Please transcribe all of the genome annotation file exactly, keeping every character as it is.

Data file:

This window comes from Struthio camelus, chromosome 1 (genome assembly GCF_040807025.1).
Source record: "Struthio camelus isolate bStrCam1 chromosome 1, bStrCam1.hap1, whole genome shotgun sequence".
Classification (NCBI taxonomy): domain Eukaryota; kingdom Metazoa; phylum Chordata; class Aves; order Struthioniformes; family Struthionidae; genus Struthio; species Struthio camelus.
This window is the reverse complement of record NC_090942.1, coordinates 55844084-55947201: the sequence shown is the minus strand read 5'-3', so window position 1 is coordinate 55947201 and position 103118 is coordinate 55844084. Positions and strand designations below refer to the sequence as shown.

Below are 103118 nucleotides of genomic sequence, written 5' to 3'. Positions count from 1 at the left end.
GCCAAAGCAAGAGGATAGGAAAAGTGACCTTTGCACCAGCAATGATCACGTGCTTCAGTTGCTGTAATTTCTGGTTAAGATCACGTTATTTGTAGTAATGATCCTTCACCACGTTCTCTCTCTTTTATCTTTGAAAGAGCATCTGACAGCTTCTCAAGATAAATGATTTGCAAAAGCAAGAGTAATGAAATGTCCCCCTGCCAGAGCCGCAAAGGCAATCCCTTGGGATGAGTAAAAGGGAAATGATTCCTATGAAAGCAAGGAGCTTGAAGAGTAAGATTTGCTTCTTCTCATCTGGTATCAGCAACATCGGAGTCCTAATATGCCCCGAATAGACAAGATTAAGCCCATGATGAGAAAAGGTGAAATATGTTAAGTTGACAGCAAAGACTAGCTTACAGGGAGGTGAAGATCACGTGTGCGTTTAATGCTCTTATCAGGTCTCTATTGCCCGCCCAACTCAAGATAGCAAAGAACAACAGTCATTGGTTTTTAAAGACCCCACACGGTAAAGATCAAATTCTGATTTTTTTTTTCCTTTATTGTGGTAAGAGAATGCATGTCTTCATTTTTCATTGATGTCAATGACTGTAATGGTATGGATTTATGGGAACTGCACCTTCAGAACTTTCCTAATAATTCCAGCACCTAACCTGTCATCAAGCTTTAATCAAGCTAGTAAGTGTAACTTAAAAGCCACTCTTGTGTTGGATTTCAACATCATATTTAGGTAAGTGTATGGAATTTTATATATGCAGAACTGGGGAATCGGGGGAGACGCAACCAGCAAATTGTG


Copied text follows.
This window comes from Struthio camelus, chromosome 1 (genome assembly GCF_040807025.1).
Source record: "Struthio camelus isolate bStrCam1 chromosome 1, bStrCam1.hap1, whole genome shotgun sequence".
Classification (NCBI taxonomy): domain Eukaryota; kingdom Metazoa; phylum Chordata; class Aves; order Struthioniformes; family Struthionidae; genus Struthio; species Struthio camelus.
This window is the reverse complement of record NC_090942.1, coordinates 55844084-55947201: the sequence shown is the minus strand read 5'-3', so window position 1 is coordinate 55947201 and position 103118 is coordinate 55844084. Positions and strand designations below refer to the sequence as shown.

Below are 103118 nucleotides of genomic sequence, written 5' to 3'. Positions count from 1 at the left end.
GCCAAAGCAAGAGGATAGGAAAAGTGACCTTTGCACCAGCAATGATCACGTGCTTCAGTTGCTGTAATTTCTGGTTAAGATCACGTTATTTGTAGTAATGATCCTTCACCACGTTCTCTCTCTTTTATCTTTGAAAGAGCATCTGACAGCTTCTCAAGATAAATGATTTGCAAAAGCAAGAGTAATGAAATGTCCCCCTGCCAGAGCCGCAAAGGCAATCCCTTGGGATGAGTAAAAGGGAAATGATTCCTATGAAAGCAAGGAGCTTGAAGAGTAAGATTTGCTTCTTCTCATCTGGTATCAGCAACATCGGAGTCCTAATATGCCCCGAATAGACAAGATTAAGCCCATGATGAGAAAAGGTGAAATATGTTAAGTTGACAGCAAAGACTAGCTTACAGGGAGGTGAAGATCACGTGTGCGTTTAATGCTCTTATCAGGTCTCTATTGCCCGCCCAACTCAAGATAGCAAAGAACAACAGTCATTGGTTTTTAAAGACCCCACACGGTAAAGATCAAATTCTGATTTTTTTTTTCCTTTATTGTGGTAAGAGAATGCATGTCTTCATTTTTCATTGATGTCAATGACTGTAATGGTATGGATTTATGGGAACTGCACCTTCAGAACTTTCCTAATAATTCCAGCACCTAACCTGTCATCAAGCTTTAATCAAGCTAGTAAGTGTAACTTAAAAGCCACTCTTGTGTTGGATTTCAACATCATATTTAGGTAAGTGTATGGAATTTTATATATGCAGAACTGGGGAATCGGGGGAGACGCAACCAGCAAATTGTG